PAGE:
Trained Elected Woman Representative Emphasizes Importance of Educating Girls

May 29, 2009


Dalimba Majhi

Ward member, Golamunda Gram Panchayat, Golamunda Block, District Kalahandi, Orissa, India

In 2007, when the seat in the ward was reserved for Scheduled Tribe (women), Dalimba Majhi aged 24, was asked by people in her area to contest, as she happened to be the most educated of women in their ward. A ninth-grade graduate and a first-time entrant, she was encouraged by her father-in-law, who saw this as an opportunity to do something worthwhile in their village. She contested against one other woman and won by a margin of 60 votes.

Soon after her electoral victory, Dalimba attended a Women’s Leadership Workshop (WLW) organized by The Hunger Project (THP) in Golamunda Block. Following the WLW, she shed her initial hesitation and her shyness evaporated.

In a short stint of two years, Dalimba has managed to get a road constructed under the centrally sponsored National Rural Employment Guarantee Scheme (NREGS), facilitated fourteen old age pensions and one Indira Awas Yojana (a government housing scheme) house for her ward. This is a commendable achievement for such a young woman. Golamunda block is known to be one of the most misruled blocks of Kalahandi district. Here, even male ward members find it difficult to get any work done due to continuous interference and harassment by unruly elements (contractors, corrupt officials) and do not attend Gram Panchayat meetings.

Apart from being a ward member, Dalimba is also an Asha worker (Accredited Social Health Activist) under Janani Suraksha Yojana [Women’s Protection Programme, National Rural Health Mission (NRHM)]. Until now, she has successfully motivated and assisted 20 mothers in safe delivery at the local hospital. Her readiness to assist any person in distress has endeared her to the villagers.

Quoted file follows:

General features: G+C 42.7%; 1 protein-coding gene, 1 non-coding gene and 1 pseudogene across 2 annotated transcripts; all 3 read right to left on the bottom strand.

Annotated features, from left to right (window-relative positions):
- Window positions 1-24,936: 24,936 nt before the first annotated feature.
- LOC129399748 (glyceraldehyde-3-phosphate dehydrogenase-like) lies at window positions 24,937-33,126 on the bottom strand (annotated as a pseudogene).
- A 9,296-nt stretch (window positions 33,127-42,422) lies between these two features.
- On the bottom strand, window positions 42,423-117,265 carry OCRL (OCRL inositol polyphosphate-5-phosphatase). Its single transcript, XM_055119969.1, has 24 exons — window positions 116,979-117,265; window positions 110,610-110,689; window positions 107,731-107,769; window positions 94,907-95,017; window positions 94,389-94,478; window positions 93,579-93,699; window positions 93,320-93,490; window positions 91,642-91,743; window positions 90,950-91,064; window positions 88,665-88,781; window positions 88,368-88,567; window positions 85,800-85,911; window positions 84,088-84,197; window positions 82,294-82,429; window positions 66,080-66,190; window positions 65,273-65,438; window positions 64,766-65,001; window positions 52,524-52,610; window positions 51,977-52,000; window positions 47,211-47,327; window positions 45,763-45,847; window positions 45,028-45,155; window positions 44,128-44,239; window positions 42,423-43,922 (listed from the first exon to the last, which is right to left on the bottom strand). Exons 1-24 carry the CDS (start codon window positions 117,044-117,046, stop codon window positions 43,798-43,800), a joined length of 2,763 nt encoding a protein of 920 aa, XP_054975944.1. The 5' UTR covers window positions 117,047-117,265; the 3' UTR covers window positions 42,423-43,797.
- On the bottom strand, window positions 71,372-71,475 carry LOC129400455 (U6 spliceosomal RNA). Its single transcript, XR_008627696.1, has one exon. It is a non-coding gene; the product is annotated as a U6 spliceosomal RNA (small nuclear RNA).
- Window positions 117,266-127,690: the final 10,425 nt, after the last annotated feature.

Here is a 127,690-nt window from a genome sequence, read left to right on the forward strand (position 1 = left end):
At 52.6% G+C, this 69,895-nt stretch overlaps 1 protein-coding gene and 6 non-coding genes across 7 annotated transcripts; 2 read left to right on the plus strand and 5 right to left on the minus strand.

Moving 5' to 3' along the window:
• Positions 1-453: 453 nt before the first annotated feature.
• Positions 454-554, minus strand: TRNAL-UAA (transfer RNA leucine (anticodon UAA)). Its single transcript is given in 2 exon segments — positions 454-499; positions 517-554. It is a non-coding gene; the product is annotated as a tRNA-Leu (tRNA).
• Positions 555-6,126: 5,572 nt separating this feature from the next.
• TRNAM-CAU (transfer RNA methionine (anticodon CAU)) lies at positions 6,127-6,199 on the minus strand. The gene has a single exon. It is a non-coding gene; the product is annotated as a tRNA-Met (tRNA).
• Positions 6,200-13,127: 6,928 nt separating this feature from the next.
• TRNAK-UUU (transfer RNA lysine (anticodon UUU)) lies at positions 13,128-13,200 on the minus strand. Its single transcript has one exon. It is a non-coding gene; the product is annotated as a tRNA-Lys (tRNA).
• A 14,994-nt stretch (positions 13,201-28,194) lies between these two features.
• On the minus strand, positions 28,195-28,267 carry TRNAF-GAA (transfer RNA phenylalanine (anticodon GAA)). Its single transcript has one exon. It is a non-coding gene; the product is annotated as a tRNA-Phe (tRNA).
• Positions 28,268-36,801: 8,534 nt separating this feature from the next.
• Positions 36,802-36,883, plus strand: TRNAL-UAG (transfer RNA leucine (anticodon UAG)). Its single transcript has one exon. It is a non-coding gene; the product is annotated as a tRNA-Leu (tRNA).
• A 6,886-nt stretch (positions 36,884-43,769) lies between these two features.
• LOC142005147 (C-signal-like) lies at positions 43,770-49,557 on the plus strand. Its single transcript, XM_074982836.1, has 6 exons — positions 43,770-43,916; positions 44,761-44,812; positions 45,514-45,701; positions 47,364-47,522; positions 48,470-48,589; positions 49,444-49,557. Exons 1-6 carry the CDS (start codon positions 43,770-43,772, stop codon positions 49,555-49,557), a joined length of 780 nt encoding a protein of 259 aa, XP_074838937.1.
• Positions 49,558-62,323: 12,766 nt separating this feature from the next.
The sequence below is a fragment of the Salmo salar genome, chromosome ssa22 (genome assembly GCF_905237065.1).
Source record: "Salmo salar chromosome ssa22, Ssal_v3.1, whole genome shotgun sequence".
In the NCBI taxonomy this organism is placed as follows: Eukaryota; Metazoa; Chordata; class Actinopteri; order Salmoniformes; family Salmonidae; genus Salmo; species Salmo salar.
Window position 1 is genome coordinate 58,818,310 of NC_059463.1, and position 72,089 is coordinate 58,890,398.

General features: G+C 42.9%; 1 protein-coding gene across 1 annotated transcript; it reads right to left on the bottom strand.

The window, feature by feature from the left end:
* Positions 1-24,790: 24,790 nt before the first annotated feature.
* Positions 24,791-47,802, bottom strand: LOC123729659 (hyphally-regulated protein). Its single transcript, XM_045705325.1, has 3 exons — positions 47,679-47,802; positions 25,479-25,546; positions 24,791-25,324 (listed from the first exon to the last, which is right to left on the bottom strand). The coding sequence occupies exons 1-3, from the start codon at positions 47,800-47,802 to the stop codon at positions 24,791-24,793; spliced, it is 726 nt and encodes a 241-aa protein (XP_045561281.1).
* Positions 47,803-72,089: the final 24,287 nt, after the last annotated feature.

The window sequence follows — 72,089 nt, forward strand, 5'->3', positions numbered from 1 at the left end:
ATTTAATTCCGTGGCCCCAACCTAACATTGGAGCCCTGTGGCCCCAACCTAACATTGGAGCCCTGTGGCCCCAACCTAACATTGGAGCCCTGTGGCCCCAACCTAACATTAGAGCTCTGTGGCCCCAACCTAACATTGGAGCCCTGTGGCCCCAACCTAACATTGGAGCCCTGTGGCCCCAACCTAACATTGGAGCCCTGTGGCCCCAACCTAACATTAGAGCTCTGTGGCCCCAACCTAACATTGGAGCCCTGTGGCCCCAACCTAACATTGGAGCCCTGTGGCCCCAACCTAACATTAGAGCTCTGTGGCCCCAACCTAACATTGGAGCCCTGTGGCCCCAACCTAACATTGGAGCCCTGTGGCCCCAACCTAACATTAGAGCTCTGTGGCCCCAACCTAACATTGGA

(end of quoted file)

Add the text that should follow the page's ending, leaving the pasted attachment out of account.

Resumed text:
Coming from a community where female literacy is very low, Dalimba gives special emphasis to girl child education. When she came to know that many girls were dropping out of school after grade III, she went door to door urging the parents to let their girl children complete their primary school education, and to ensure they could at least read and write Oriya competently. Her campaign paid off and five girls, who had earlier dropped out of school, are now in grade VI. Dalimba further wants to improve the overall education facilities at Golamunda to ensure a better life for her own as well as all other children in the village.

Apart from her father-in-law, Dalimba’s husband gives her his complete support. The people in her ward are very happy with her work, and they cooperate fully with her. Her role as an Asha worker also entails visits to a wide variety of people in her ward, who now also come to her with their problems, in addition to her own constituents.

Nevertheless, Dalimba rues that a lot remains to be done.

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May 29, 2009